(Adds quotes, plans for Sverdrup)
OSLO, July 29 (Reuters) – Swedish oil firm Lundin Energy , a partner in Norway’s giant Johan Sverdrup oilfield, said on Wednesday its operations were returning to pre-COVID-19 levels, after reporting a worse-than-expected operating profit for the second quarter.
Earnings before interest and tax (EBIT) fell to $166.1 million in the second quarter from $279.8 million a year ago, lagging the $198.9 million seen in Refinitiv poll.
The company, however, said its operations were returning to the normal levels seen before the COVID-19 pandemic, which sent oil prices crashing to the lowest levels in more than two decades in April.
“As we enter the second half of the year, all offshore facilities have returned to normal manning levels and the projects are progressing on plan,” CEO Alex Schneiter said in a statement.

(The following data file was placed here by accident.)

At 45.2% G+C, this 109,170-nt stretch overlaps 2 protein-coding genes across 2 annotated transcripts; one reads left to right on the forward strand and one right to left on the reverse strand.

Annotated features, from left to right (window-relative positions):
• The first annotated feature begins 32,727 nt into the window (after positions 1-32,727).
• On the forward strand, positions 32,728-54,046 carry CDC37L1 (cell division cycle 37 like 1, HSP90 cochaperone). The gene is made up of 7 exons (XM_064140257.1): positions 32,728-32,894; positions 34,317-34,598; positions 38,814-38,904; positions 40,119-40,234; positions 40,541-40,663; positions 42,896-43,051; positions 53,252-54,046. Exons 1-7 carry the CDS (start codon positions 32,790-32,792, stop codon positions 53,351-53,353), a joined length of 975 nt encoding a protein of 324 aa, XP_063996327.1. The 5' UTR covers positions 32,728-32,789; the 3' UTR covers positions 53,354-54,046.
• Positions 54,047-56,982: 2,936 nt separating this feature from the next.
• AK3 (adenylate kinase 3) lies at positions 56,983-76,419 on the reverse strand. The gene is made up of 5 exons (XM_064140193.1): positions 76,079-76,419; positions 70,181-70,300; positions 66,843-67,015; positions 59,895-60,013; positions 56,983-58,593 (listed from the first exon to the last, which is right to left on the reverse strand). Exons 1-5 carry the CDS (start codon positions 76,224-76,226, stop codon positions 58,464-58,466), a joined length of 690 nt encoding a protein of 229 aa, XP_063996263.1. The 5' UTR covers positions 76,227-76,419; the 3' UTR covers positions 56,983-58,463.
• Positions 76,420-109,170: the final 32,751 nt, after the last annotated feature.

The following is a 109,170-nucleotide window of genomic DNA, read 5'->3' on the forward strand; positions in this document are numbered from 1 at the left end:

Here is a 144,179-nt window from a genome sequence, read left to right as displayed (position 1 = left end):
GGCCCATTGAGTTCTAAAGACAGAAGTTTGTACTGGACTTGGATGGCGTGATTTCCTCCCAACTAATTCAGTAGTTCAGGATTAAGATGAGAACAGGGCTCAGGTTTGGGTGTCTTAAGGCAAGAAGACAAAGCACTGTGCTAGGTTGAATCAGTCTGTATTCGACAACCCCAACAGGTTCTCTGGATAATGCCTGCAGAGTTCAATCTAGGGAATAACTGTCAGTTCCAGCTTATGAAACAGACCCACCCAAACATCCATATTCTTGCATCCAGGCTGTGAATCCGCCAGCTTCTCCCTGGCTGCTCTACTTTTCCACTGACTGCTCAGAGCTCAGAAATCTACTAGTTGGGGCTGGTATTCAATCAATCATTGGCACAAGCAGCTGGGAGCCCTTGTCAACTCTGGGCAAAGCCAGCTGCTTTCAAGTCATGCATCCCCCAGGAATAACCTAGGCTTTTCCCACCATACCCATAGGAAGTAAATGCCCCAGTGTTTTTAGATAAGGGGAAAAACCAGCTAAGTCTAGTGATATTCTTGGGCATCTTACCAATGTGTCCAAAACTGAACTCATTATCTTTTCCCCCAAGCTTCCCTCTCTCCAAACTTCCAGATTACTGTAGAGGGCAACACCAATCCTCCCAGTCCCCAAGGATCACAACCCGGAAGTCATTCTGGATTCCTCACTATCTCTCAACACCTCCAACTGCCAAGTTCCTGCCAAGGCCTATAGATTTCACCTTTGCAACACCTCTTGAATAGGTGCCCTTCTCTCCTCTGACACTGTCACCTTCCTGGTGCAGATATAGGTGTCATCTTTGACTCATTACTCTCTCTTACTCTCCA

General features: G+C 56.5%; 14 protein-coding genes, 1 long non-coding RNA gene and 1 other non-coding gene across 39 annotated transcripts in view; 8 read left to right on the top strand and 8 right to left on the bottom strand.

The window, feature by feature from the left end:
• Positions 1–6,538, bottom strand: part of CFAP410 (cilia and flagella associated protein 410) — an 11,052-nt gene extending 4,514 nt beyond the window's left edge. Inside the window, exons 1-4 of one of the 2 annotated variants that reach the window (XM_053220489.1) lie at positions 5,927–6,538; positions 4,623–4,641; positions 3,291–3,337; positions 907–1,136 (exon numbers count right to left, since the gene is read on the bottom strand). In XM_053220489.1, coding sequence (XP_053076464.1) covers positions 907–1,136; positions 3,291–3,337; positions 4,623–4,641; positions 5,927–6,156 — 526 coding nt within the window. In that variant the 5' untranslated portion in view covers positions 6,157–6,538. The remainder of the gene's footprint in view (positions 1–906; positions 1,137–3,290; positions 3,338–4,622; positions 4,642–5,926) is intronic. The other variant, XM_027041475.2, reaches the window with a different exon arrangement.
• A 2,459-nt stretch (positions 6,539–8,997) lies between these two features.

Exploration activities would resume in the fourth quarter, he added.
Lundin, which has a 20% stake in Sverdrup, maintained its 2020 output guidance at 157,000 barrels of oil equivalent per day (boepd), after producing a record 162,900 boepd in the second quarter.
The Equinor-operated Sverdrup oilfield, western Europe’s largest, ramped its output to 470,000 boepd in April, more than previously expected, and will test a further upside potential in the second half of the year, Lundin said.
Sverdrup’s Phase 2 development, expected to boost the field’s output to a total of 690,000 boepd, was on track to start at end-2022, it added.
The company also said it had identified up to eight potential new projects targeting over 120 million barrels of oil equivalent in resources, which could be helped by the tax incentives approved in June by the Norwegian parliament to support the oil industry.
“We will be aiming to accelerate appraisal activities and field development studies for all of these potential projects, with the objective of maturing them to sanction prior to the deadline at the end of 2022,” it added.
The projects include Alta discovery in the Barents Sea, which the company previously said was not economic as a stand-alone development. (Reporting by Nerijus Adomaitis, editing by Gwladys Fouche)
Source: Read Full Article